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Sex worker rights perspective on 100% condom use programmes 

The Network of Sex Work Projects (NSWP) organised a demonstration outside the offices of UNAIDS on Thursday. NSWP was protesting the promotion of "100% condom use programmes" as a best practice. UNAIDS and other leading HIV institutions are promoting these as a "best practice". NSWP was formed in 1991 and since then has enabled sex workers and NGOs in more than 40 countries to share information, influence policy, and support the meaningful involvement of sex workers in programme-planning and policy-making processes in HIV prevention and care.

According to NSWP representatives, sex workers organisations have had no role in any aspect of developing these programmes and policies at local or international level.

According to Carole Jenkins, HIV Advisor to USAID, "the bottom line is that affected and vulnerable communities have to have a voice in the design, implementation, monitoring and evaluation of programmes. Practically speaking, when/if someone accuses a programme of abuse or misconduct, the only safeguard you have is the real and democratic participation of the affected communities."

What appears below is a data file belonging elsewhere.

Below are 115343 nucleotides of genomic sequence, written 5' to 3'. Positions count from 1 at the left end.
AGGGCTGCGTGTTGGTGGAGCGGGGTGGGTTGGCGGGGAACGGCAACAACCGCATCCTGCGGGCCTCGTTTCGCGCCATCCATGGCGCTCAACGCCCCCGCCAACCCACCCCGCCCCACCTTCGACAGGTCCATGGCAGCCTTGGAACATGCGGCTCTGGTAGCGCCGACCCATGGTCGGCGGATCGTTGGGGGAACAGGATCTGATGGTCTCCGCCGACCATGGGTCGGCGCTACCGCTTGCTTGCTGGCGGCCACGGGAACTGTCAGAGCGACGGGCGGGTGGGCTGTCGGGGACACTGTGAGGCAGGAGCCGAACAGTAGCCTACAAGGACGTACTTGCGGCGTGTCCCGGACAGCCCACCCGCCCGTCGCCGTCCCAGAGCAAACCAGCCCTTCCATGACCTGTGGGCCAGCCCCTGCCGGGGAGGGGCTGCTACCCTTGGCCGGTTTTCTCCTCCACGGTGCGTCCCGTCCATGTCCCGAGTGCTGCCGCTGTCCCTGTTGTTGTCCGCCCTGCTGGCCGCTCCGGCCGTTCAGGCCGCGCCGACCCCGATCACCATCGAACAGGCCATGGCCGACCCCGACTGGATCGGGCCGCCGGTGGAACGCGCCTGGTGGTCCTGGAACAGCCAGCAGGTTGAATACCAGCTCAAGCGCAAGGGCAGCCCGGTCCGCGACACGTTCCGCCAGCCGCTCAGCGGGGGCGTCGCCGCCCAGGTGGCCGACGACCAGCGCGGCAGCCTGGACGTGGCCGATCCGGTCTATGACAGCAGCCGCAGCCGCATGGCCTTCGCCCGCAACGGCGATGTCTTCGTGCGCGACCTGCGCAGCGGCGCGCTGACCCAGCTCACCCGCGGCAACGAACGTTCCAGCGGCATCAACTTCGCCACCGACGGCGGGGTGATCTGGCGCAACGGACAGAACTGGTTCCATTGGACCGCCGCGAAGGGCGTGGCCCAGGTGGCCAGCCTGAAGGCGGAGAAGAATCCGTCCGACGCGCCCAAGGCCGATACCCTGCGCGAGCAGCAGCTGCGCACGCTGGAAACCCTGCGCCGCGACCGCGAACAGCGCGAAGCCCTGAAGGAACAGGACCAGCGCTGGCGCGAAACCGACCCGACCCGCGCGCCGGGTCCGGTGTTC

According to NSWP, through these 100% condom use programmes, brothels owners "require" sex workers to use condoms and ensure that all their workers are identified, registered and present for mandatory STD testing. Condom training and information are meant to be available to women. These programmes don't work, NSWP says. They are leading to a range of human rights abuses such as women being taken to STD clinics under police "escort" and photos of women being displayed so that men can identify any woman who he alleges infected him or agreed to sex without a condom with him. 

Typically, these programs are supervised by a local committee of "police military and local authorities." They send men to the brothels to pose as clients to try to entrap women into providing a service without a condom. The women are meant to refuse to have sex with a client who doesn't want to use a condom and return his money to him, even if he has already had time with her (just because the client hasn't had penetrative sex, doesn't mean that the client isn't obliged to pay for time and attention). 

Advocates of 100% condom use programmes claim that registration and mandatory testing empowers sex workers and improves their access to health care by compelling brothel owners to allow women to go for STI checks. 

These programmes do not prevent clients who want high risk services from purchasing them, they just shift and hide the demand and supply of unprotected services. 

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